Inspired by the success of his friend Wilkie Collins, Charles Dickens set out toward the end of his life to write a mystery. He called it, aptly enough, The Mystery of Edwin Drood, and for nearly 150 years it has exercised a fascination over readers—principally because it is a mystery without a solution. Dickens died on June 9, 1870 before he could complete his tale, and ever since readers have wondered just who killed Edwin Drood. In fact, on the 7th of January 1914 in London, G.K. Chesterton, along with his brother Cecil and others, staged a mock trial in which a character from the novel, John Jasper, was put on trial for the murder of Edwin Drood (George Bernard Shaw was foreman of a jury that included, among many others, Hilaire Belloc).
I began thinking of Edwin Drood as I pondered Chapter V of Jacques Maritain’s Art and Scholasticism, the focus of our Virtual Summer Circle of Thomistic Studies. Chapter V is devoted to theme of Art and Beauty, and in the chapter Maritain follows St. Thomas Aquinas in naming three “conditions,” or what we might call “features,” of beauty: integrity or wholeness, proportion, and clarity or radiance. Over the next three days I would like to reflect briefly on each of these three features—beginning with integrity or wholeness.
Maritain defines wholeness as the pleasure that the intellect takes in the fullness of Being (p. 24*). This is precise but abstract. Keep in mind that the experience of beauty is an experience of delight in the intellect’s grasp of the form, the intelligible structure or design, of a thing. What we are doing now is getting more specific about what in the design of a beautiful thing the intellect is finding joy in.
Let’s bring the abstractness of wholeness closer to the ground by thinking of the wholeness of a particular work of art—let’s say a novel, even better, a murder mystery. According to Maritain and St. Thomas, no murder mystery would have a chance of being beautiful if it did not possess fullness of Being. Or we might say, if it didn’t come to its perfect realization. Now Edwin Drood cannot possibly possess wholeness, for the obvious fact that it is unfinished. On p. 27 of Art and Scholasticism Maritian speaks of the wholeness of the Venus de Milo, but I don’t believe wholeness can be said, simply speaking, of a broken statue, or an unfinished murder mystery. This is not to deny that some beauty exists in the unfinished or broken work—only that its beauty is, well, unfinished or broken. Wholeness, again, refers to the perfect realization of the form or design of the work.
So what, when it comes to a murder mystery, is required for wholeness? The work must be finished, first of all, meaning not just that the artist lived long enough to write, “The End,” but that the work possesses the basic narrative structure of beginning, middle and end: the set-up in Act I leading to the complications of Act II in turn leading to the fingering of the murderer in Act III. At the end of such a narrative, the sense that a story has been fully told, our satisfaction that the murderer has been brought to justice, is a sign that the work is whole. In this light, it is interesting to note that since Dickens's death, many authors have set about trying to complete Edwin Drood.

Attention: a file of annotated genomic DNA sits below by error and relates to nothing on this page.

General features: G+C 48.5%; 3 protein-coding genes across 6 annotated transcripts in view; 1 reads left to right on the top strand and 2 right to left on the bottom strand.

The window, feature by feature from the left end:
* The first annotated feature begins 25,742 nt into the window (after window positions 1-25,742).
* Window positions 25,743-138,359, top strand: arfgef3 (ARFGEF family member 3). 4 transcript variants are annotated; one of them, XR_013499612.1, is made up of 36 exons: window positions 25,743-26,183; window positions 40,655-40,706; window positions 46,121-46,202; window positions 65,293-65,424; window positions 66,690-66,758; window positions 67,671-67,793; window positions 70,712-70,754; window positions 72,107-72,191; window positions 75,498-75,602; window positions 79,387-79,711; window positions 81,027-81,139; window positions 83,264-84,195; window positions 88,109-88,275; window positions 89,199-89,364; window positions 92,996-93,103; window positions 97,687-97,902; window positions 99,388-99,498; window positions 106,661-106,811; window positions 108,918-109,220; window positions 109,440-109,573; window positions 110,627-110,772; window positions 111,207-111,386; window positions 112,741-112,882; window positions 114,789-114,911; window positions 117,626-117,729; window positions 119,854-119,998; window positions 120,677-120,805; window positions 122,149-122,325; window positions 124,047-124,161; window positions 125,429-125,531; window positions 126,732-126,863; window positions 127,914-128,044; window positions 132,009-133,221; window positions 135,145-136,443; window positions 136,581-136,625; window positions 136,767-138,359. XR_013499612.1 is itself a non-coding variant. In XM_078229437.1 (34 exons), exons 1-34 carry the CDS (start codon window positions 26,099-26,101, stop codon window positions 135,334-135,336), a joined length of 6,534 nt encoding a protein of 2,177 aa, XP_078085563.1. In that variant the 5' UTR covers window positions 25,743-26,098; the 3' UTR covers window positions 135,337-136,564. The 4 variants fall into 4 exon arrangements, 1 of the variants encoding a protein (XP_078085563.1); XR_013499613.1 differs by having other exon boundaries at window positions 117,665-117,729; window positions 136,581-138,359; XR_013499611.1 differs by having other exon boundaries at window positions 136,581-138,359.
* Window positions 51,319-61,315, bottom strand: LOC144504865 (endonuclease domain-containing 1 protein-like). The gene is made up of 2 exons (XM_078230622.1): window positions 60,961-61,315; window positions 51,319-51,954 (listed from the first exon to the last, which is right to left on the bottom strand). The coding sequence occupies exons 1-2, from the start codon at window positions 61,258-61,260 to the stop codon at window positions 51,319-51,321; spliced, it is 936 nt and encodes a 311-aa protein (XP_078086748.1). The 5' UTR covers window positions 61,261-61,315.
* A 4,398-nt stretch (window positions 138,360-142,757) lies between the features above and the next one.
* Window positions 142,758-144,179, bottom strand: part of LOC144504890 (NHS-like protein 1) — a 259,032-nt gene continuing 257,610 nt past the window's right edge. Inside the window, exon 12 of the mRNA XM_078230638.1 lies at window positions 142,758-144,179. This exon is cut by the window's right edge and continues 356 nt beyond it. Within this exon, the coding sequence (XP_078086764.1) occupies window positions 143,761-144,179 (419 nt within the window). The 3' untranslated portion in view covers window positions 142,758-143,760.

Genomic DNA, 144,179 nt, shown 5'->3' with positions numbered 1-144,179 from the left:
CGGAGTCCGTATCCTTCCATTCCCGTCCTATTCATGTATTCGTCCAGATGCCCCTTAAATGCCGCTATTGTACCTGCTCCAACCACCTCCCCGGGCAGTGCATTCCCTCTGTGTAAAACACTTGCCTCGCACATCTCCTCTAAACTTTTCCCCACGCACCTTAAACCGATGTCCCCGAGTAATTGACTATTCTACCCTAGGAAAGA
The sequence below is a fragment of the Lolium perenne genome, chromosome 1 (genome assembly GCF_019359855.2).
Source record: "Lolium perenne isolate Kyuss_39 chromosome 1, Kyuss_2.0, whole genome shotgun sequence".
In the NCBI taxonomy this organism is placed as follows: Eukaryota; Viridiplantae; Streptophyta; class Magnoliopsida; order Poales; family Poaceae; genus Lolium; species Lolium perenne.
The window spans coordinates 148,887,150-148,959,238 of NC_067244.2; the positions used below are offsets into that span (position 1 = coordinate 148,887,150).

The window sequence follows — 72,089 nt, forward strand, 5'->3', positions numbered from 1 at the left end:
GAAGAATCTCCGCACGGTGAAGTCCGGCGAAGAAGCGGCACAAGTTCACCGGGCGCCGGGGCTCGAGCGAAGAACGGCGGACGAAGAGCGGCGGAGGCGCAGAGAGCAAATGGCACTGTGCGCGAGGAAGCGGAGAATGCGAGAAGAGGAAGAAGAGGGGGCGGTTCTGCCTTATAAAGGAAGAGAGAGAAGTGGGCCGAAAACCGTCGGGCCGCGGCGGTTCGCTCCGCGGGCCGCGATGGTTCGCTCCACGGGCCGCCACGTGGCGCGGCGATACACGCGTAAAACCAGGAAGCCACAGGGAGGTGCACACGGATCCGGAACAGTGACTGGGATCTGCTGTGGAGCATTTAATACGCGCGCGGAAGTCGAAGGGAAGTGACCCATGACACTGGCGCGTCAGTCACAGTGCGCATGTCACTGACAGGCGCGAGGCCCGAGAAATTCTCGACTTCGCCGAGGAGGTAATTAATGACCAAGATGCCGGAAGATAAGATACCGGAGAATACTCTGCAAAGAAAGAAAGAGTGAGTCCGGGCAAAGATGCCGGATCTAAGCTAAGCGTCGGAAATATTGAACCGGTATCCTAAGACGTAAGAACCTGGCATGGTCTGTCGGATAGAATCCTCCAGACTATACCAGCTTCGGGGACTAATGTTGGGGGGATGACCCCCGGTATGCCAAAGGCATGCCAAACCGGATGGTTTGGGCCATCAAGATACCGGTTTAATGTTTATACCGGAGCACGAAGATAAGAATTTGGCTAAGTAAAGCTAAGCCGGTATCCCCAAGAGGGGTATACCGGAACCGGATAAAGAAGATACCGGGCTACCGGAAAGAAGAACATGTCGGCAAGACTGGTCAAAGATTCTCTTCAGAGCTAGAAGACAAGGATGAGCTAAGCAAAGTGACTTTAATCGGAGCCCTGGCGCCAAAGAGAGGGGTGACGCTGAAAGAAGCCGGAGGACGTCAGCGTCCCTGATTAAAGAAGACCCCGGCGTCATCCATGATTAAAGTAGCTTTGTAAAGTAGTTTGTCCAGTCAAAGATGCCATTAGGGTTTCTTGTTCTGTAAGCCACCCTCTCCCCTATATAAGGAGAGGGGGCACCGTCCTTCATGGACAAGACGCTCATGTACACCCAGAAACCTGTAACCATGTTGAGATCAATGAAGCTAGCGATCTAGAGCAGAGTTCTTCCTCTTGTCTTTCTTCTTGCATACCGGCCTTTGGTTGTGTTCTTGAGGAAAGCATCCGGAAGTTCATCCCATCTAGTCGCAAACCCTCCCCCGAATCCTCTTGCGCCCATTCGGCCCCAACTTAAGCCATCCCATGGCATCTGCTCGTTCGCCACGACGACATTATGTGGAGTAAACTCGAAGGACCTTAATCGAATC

The full realization of the design of a murder mystery is achieved in various other ways, such as in the characterization, or the use of symbolism. Wholeness also comes into play in the way in which the mystery is resolved. One of David Mamet’s rules for writing is, “Embed the end in the beginning.” When the rule is applied to a murder mystery, we feel that wonderful frisson at the climax when we realize the essential clue was in front of us the whole time—giving us a wonderful sense of integrity of the work (the extreme case: Poe’s “The Purloined Letter”).
But whether abiding by Mamet’s rule or not, the good mystery writer knows that the integrity of the work can only be achieved by not making the solution to the mystery ad hoc. The key evidence must not descend like a deus ex machina, but must have been put before the reader along the way. The murderer in a murder mystery can cheat all he wants. But the mystery writer must be scrupulously fair with his readers.
Yet in speaking of wholeness and the laying of clues, the difficulty presents itself of distinguishing wholeness and the second feature of beauty, proportion—which has to do with the ordering of the parts of a work. But tomorrow I will try to distinguish between these two features of beauty—and thus probe deeper into its mystery.
* Page numbers refer to Art and Scholasticism and The Frontiers of Poetry, trans Joseph W. Evans (Notre Dame, IN: University of Notre Dame Press, 1974).